I'm alive! It's been quite a few months since my last post but I have a pretty good excuse - I moved to China. Yep, I now live in the grand metropolis of Shanghai and it has been a crazy few months. I started a new job at an international school, we settled ourselves into our new apartment and area, and made a whole group of new friends. There is never a dull moment in this city - the moment you step outside the apartment an adventure begins! It is exciting, but also very draining. There are so many people, the language and culture is so foreign and trying to accomplish simple things can be so time-consuming and stress-inducing. Just a visit to the supermarket requires the patience of a saint! Makes for plenty of stories, though.
My kitchen here is basic - a stove top, microwave and a tabletop oven (yup a little toaster oven thing). My cooking has become based on what is simple, quick and available. I've become good friends with my wok and am learning more about healthy Chinese cooking - 'when in Rome...' and all that! Phil is good enough to head down to the local wet market during the day to pick up unusual things like lotus root, fresh edamame and pomelo. He gets to practice his Chinese and I get interesting food, so everyone's happy :-)
|My Shanghai kitchen|
So here is one of the things we made in our first few weeks here - classic potsticker dumplings. Over here they're known as 'jiaozi'. The Chinese have so many types of dumplings - boiled, steamed, deep-fried, pan-fried - but these ones are first pan fried on the bottom (that's where the pot-sticking comes into it) and then you pour water into the pan to steam them for a few minutes. They are served up with a yummy soy-vinegar dipping sauce. This is simple Chinese comfort food at it's best.
These are not particularly quick to make, but it was fun. I could have popped out to the local supermarket and picked up a dozen for a dollar, but where's the fun in that? Besides, I got to skip the ever present MSG by making them at home. This would be a fun thing to make with children or a bunch of friends. Gather them together for a potsticker party!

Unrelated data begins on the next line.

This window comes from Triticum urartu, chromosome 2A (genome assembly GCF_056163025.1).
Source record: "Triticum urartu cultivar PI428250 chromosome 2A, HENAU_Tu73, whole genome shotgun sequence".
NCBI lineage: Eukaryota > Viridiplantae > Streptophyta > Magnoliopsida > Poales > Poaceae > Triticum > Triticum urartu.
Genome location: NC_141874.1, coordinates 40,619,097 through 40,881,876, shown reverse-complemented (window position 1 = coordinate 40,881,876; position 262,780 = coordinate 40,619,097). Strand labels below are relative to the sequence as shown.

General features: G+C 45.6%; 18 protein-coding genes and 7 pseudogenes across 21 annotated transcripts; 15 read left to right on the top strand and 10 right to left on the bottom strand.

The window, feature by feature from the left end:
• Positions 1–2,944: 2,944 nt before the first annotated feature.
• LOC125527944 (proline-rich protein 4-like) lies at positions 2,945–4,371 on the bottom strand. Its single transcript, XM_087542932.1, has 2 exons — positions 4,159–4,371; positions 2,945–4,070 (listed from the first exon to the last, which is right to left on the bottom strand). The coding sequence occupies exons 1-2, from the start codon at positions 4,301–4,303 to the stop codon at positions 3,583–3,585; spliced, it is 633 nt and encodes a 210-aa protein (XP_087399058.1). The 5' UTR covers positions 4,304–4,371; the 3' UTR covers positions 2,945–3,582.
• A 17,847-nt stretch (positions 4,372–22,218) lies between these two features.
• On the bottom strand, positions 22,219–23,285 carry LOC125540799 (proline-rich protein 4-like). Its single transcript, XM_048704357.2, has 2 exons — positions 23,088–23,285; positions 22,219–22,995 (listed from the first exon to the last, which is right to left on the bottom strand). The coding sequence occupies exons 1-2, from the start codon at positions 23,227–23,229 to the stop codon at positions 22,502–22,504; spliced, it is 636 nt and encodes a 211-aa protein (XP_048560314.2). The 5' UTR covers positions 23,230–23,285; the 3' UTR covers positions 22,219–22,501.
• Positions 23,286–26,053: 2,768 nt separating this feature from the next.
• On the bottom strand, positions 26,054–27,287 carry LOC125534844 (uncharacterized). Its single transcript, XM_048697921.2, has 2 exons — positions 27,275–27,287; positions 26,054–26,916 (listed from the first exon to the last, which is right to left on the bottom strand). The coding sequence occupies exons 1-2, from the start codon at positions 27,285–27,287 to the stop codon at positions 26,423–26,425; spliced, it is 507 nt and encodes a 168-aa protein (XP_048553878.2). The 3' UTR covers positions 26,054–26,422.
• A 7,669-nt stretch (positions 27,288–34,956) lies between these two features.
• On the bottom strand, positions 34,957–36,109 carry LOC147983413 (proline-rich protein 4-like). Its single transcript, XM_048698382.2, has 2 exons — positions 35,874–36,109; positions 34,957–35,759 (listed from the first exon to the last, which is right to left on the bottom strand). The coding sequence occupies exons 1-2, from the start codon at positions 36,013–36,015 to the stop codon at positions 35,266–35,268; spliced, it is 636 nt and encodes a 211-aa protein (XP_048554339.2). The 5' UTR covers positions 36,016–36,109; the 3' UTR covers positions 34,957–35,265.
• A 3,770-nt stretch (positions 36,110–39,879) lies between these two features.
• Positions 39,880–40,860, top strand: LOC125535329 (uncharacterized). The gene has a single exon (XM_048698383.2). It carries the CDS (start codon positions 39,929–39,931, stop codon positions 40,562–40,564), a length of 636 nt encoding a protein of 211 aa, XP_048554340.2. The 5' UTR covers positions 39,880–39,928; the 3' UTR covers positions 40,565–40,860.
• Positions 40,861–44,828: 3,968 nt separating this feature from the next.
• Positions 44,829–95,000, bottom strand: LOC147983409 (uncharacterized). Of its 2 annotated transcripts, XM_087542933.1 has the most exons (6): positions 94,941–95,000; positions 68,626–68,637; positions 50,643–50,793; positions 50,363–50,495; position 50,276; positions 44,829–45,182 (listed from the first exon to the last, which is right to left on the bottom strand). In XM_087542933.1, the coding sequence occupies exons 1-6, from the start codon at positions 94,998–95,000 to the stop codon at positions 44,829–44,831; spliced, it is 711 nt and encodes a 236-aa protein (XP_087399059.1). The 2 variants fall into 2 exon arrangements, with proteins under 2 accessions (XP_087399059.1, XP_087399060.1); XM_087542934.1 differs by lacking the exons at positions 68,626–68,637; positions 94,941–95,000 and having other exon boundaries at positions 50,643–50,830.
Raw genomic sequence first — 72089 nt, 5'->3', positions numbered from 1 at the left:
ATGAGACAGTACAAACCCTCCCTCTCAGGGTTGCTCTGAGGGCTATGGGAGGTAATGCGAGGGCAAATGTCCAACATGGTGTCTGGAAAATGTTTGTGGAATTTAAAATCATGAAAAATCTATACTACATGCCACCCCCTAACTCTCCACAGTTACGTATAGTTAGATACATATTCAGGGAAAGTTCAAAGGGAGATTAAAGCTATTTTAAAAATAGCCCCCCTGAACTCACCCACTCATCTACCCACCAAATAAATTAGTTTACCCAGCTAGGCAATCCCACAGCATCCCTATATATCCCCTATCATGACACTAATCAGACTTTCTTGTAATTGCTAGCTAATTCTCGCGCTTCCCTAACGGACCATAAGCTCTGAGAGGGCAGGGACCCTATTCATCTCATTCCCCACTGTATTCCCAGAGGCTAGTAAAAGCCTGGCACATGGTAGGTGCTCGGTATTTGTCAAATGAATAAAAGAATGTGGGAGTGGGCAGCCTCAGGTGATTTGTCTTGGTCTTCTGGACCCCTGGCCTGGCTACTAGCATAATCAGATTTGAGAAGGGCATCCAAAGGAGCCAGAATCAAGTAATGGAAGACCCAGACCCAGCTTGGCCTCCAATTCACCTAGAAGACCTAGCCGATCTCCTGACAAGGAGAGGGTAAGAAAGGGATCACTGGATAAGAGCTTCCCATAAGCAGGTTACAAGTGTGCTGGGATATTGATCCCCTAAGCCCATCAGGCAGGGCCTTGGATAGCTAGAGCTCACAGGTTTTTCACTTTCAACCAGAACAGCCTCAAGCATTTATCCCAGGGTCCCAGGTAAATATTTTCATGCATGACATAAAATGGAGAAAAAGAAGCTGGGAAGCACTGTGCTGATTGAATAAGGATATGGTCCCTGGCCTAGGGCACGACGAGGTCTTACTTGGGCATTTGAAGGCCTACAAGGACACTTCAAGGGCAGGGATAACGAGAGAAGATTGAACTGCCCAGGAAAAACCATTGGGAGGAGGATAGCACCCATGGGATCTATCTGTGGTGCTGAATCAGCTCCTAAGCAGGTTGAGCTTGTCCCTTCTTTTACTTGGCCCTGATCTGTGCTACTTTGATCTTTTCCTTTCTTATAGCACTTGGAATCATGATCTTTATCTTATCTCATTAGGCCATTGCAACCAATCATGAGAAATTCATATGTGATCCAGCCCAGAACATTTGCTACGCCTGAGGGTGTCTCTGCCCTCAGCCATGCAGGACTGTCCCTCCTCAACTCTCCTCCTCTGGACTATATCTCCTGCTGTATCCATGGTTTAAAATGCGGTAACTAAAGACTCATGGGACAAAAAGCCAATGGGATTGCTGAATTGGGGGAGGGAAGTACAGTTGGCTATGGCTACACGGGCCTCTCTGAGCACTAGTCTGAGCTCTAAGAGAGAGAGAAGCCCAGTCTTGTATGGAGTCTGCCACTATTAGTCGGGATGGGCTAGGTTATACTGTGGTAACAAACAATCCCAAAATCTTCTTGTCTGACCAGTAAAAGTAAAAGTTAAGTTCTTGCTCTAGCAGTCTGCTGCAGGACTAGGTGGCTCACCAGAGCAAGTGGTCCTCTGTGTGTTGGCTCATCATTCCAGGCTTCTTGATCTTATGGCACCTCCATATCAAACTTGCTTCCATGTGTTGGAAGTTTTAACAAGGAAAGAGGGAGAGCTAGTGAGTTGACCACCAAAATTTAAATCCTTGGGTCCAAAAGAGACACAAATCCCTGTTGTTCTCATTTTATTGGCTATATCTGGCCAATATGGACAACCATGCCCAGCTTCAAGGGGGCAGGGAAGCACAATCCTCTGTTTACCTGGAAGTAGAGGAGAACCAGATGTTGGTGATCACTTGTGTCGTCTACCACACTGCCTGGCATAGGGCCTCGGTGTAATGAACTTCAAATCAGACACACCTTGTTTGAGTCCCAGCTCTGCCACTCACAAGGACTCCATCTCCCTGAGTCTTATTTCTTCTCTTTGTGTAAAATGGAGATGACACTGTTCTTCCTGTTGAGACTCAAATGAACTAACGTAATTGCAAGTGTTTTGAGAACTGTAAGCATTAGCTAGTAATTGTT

If you would like to follow us on our China adventures, check out our blog www.underneonlanterns.com.
|Wrapping up - a little tricky at first, but it gets easier!|
|Aren't they pretty? Little bundles of Chinese joy.|
|The dipping sauce is a soy/vinegar combo|
I used store-bought wonton wrappers to make these, but if you're feeling extra conscientious you can make your own with flour and water. Below are the ingredients I used, but don't be restricted by them! The variety in the fillings of dumplings over here is incredible.
Approximately 20 round wonton wrappers
Vegetable oil for pan frying
100g (about 1/4 pound) Chinese (Napa) cabbage
400g (1lb) lean ground pork (or substitute with chicken mince)
1 tsp salt
1/4 cup finely chopped green onions
1 tsp finely chopped ginger
1 tbsp Chinese cooking wine (Shaoxing)
1 tbsp soy sauce
1 tsp cornstarch
1 tsp sesame oil
3 tbsp soy sauce
1 tbsp rice vinegar
1/2 tsp chilli paste (optional)
- In a large bowl, mix all the filling ingredients. Get in there with your hands to mix it up well.
- Place 1 tablespoon meat filling in the center of a wonton wrapper. Lift up the edges of the circle and pinch 5 pleats up to create a pouch to encase the mixture. Pinch the top together. Repeat with the remaining wonton wrappers until you have used up all the filling.
- Heat a non-stick skillet until very hot. Add 1 1/2 tablespoons vegetable oil, tilting the pan to coat the sides. Place 12 dumplings in a single layer in the wok and fry 2 minutes, or until the bottoms are golden brown.
- Add 1/2 cup water to the pan. Cover and cook 6 to 7 minutes, or until the water is absorbed. Repeat with the remaining dumplings.
- To make the dipping sauce, combine the soy, vinegar and chilli in a small bowl. Serve with the dumplings.